Felipe Dana, Associated Press
RIO DE JANEIRO — U.S. Secretary of State Hillary Clinton called for pragmatic steps to solve global environmental problems and promote sustainable development on Friday, urging leaders attending the Rio+20 summit to partner with private-sector groups to make progress on a wide range of issues.
Clinton's address came during the final day of the development summit, the largest meeting the United Nations has yet organized. The gathering has come under withering criticism from activists for what they say is the unambitious final document all nations agreed upon to put the globe on a sustainable path, promoting economic growth that doesn't devour natural resources.
"In the 21st century, the only viable development is sustainable development. The only way to deliver lasting progress for everyone is by preserving our resources and protecting our common environment," Clinton said during a speech before delegates from 192 other nations.
She added later in the speech: "We know that we will be judged not by what we say nor even by what we intend to do, but by whether we deliver results for people alive today, and whether we keep faith with future generations."
Upward of 50,000 people participated in the Rio+20 event. Beyond official government delegations, there were thousands of people from every sector imaginable, from Latin American indigenous groups to Asian women rights' proponents to corporations teaming up with celebrities to tout their environmentally friendly proposals.
Additionally, Rio hosted a parallel "People's Summit" of non-governmental organizations and others who called for more radical and progressive action on the environment and development issues.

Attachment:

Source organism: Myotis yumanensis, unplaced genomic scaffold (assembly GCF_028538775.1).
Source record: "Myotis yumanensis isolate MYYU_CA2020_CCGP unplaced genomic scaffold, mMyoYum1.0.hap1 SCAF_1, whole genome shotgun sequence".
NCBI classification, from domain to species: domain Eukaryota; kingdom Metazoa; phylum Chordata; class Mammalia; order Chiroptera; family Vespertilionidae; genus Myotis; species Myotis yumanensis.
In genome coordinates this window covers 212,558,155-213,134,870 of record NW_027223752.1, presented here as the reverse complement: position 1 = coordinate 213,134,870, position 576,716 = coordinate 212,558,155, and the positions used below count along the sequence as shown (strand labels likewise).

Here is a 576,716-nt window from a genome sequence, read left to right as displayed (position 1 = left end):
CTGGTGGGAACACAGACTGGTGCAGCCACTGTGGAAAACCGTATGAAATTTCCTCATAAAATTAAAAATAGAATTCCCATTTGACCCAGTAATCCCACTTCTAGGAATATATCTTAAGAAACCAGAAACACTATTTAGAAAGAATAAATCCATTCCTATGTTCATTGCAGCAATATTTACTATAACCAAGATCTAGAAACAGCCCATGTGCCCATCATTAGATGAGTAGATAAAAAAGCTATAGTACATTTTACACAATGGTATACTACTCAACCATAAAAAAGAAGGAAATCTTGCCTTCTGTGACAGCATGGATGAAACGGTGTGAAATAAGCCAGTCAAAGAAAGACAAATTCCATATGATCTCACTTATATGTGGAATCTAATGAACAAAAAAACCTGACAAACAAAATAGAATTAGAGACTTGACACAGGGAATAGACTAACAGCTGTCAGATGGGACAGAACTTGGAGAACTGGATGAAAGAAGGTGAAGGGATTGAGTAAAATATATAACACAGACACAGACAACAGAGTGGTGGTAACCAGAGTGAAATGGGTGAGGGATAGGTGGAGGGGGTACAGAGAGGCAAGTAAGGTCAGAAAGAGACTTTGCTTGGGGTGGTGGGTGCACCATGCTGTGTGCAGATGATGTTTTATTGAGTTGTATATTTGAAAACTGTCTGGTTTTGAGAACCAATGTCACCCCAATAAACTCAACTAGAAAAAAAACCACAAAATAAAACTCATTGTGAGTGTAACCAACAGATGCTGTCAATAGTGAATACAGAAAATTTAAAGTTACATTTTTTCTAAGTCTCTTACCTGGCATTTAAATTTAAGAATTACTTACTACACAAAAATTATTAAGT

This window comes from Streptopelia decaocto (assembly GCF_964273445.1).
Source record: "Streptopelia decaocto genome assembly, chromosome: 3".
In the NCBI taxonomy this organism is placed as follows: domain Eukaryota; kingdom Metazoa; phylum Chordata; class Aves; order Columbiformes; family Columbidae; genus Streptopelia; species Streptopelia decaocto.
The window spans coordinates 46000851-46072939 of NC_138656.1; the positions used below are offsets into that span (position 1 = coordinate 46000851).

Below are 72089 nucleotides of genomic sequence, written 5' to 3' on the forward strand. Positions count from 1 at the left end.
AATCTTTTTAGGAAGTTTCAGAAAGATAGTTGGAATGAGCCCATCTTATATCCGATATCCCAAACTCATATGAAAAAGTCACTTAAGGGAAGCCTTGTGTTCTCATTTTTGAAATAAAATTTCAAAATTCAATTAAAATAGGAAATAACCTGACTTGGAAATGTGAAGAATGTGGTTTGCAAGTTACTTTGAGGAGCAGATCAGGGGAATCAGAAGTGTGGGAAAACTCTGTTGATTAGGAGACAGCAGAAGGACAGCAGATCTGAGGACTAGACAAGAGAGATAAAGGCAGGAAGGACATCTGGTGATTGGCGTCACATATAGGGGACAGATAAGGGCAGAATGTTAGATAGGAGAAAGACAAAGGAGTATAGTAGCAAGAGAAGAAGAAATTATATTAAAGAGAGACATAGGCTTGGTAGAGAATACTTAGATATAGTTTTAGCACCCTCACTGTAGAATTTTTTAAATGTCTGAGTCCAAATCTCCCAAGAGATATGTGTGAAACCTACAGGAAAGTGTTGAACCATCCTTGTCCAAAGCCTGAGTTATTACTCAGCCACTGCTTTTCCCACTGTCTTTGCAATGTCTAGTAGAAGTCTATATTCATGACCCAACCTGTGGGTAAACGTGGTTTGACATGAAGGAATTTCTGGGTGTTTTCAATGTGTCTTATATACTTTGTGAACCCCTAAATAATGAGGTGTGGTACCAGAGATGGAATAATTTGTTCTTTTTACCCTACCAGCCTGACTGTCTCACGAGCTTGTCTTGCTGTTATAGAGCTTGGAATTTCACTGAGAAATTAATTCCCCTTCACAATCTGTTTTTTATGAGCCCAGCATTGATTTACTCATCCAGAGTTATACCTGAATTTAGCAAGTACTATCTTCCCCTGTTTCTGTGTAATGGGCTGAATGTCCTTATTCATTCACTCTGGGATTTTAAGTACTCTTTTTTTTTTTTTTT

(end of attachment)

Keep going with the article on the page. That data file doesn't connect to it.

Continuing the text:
Despite the numbers, there was little energy around this year's summit. Going in, expectations were extremely low for any major advances, to the point that delegates' ability to agree on what critics called a watered-down final document that mostly reaffirmed what was agreed to in 1992 was viewed as a successful outcome by governments.
Activists were not impressed.
"Rio will go down as the hoax summit. They came, they talked, but they failed to act," said Barbara Stocking, chief executive of Oxfam. "We elect governments to tackle the issues that we can't tackle alone. But they are not providing the leadership the world desperately needs."
Jim Leape, director of WWF, said that the "formal negotiations were by any measure a huge disappointment."
"Governments didn't find a way to come together. There is a lot in the text about 'acknowledging problems' and 'encouraging countries to act,' but very little commitments. That falls way short of what is needed," he said.
Brazil's Environment Minister Izabella Teixeira defended the work of governments and like many officials said that any multilateral process involving 193 nations is going to be a grinding negotiation that will leave most parties equally unsatisfied.
"The ending document doesn't meet all of Brazil's ambitions ... but I'm certain that it's the best agreement we could come to," she said.
During her brief stop in Rio, Clinton on Friday announced some U.S. initiatives, including an agreement to partner with more than 400 companies to support their efforts to eliminate deforestation from their supply chains by 2020, and $20 million in government grants to jumpstart clean energy projects in Africa and support private investment.
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